Joseph C. Newton, DVM, PhD
Department of Pathobiology
Dr. Joseph C. Newton, associate professor of pathology, received his D.V.M. degree in 1978 and his Ph.D. degree in veterinary pathology in 1987 from Auburn University. He served on the faculty of Louisiana State University School of Veterinary Medicine from 1987 to 1993. In 1993, Dr. Newton joined the faculty in the Department of Pathobiology, Auburn University as pathologist for aquatic animal species. Dr. Newton is active in departmental teaching and service programs.
My primary research interest centers on the bacterial pathogens of farm-raised channel catfish including Edwardsiella ictaluri, Flavobacterium columnare and Aeromonas hydrophila. We have defined various aspects of the pathogenesis of enteric septicemia of catfish and characterized various components of the outer membrane of E. ictaluri. In addition, research in my lab has partially characterized the metalloprotease(s) of F. columnare. These metalloproteases are believed to play important roles in the pathogenesis of this disease in catfish and a variety of other freshwater fish species. We are also investigating the pathogenesis and pathology of an emerging virulent A. hydrophila that is causing significant morbidity and mortality in the catfish industry of western Alabama and eastern Mississippi.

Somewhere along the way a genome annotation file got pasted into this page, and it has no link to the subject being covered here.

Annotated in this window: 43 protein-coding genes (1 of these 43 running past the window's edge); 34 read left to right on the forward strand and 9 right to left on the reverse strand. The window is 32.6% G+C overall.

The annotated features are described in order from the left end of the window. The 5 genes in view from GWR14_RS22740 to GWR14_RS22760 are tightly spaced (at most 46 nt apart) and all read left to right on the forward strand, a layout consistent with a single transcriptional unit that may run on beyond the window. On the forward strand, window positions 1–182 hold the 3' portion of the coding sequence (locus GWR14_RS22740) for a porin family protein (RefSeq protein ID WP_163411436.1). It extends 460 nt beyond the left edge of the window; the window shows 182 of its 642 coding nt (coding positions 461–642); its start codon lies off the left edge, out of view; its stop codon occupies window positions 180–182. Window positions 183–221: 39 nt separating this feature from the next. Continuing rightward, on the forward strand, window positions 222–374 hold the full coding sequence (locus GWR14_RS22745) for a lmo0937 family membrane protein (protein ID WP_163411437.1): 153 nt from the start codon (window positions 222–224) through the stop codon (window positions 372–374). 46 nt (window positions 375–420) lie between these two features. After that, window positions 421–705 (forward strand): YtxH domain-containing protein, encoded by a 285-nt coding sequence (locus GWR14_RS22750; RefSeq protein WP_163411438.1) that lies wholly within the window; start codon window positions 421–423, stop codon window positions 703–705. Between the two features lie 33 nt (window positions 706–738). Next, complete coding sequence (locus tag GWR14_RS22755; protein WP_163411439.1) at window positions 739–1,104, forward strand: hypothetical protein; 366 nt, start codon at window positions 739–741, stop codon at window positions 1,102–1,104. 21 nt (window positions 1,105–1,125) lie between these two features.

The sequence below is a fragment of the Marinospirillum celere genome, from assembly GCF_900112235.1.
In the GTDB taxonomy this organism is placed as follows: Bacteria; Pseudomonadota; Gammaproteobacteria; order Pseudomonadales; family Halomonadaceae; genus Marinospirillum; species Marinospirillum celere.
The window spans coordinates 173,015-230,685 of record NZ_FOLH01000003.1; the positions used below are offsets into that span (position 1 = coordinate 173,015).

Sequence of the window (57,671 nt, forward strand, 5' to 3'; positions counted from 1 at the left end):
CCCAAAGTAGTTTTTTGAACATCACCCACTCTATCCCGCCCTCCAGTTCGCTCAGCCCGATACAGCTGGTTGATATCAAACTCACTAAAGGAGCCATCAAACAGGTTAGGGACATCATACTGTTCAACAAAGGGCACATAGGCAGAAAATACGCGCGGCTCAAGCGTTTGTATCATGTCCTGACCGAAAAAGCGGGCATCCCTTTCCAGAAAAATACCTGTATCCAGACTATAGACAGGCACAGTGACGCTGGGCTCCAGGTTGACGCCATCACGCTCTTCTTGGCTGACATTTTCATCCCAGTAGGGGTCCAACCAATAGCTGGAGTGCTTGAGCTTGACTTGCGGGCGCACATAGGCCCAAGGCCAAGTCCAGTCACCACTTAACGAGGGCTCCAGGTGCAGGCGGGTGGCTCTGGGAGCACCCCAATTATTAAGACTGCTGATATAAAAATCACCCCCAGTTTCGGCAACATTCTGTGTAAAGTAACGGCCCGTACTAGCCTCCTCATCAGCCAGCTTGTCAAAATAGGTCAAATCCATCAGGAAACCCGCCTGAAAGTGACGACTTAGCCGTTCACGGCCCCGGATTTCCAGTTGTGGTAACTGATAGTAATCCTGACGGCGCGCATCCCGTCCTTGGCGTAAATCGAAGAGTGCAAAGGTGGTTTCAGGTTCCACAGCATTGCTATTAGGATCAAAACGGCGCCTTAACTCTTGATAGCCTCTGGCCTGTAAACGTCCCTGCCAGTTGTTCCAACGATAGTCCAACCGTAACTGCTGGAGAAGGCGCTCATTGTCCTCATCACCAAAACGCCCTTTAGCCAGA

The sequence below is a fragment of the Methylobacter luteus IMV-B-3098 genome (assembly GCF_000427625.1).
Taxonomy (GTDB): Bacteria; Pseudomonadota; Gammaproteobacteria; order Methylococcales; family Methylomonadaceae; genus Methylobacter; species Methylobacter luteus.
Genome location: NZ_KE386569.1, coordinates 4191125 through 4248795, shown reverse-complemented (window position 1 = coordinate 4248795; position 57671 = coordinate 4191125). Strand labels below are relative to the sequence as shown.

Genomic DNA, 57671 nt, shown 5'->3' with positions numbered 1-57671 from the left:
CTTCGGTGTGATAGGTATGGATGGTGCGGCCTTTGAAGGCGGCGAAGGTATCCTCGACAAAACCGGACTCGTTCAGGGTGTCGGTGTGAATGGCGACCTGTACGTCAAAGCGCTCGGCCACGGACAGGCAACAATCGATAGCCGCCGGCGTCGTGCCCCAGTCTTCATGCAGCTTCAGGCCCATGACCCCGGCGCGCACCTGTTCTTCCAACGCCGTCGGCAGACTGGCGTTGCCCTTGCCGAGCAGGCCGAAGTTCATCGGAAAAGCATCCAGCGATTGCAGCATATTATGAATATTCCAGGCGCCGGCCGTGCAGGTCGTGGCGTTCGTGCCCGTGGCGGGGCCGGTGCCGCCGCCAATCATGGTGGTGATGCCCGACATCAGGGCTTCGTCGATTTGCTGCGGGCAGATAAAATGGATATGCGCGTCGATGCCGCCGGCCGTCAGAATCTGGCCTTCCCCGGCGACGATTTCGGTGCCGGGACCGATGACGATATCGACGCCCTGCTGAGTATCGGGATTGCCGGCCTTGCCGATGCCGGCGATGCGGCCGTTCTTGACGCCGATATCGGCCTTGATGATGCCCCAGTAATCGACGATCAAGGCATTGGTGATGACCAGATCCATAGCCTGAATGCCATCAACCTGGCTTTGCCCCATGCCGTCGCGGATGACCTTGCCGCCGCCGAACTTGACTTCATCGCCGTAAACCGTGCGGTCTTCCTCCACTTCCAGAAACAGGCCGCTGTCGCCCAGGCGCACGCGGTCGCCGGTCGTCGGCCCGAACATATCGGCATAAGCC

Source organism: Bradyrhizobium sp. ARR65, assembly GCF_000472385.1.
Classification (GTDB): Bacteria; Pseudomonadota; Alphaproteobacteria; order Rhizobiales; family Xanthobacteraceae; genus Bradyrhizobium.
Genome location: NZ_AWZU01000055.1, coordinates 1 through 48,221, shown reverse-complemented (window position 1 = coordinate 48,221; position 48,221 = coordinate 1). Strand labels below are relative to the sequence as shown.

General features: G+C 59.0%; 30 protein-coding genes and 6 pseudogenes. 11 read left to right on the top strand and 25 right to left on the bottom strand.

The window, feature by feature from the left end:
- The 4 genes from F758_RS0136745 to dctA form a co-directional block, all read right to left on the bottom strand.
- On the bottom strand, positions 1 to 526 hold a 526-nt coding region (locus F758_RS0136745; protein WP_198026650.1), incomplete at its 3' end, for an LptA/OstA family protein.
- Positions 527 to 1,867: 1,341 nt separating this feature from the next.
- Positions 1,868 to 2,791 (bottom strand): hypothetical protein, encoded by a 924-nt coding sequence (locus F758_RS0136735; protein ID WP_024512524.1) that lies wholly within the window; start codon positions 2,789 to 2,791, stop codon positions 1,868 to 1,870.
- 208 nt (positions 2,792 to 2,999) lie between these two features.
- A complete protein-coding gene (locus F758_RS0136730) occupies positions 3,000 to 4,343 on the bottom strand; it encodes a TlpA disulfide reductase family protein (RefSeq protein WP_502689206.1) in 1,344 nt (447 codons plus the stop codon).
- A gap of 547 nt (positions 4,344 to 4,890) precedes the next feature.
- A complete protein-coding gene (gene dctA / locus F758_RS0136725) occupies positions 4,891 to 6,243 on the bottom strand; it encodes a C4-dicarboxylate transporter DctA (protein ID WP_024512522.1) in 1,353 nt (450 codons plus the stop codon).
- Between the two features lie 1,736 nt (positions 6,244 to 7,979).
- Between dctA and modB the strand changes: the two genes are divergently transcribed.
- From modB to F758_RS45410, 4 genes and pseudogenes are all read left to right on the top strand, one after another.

Other research projects in the laboratory include Pythium insidiosum, an oomycete that causes equine and canine pythiosis and Apophysomyces elegans, a fungal agent that causes morbidity and death in cetaceans. We have developed ELISA tests that are useful in diagnosing both of these diseases.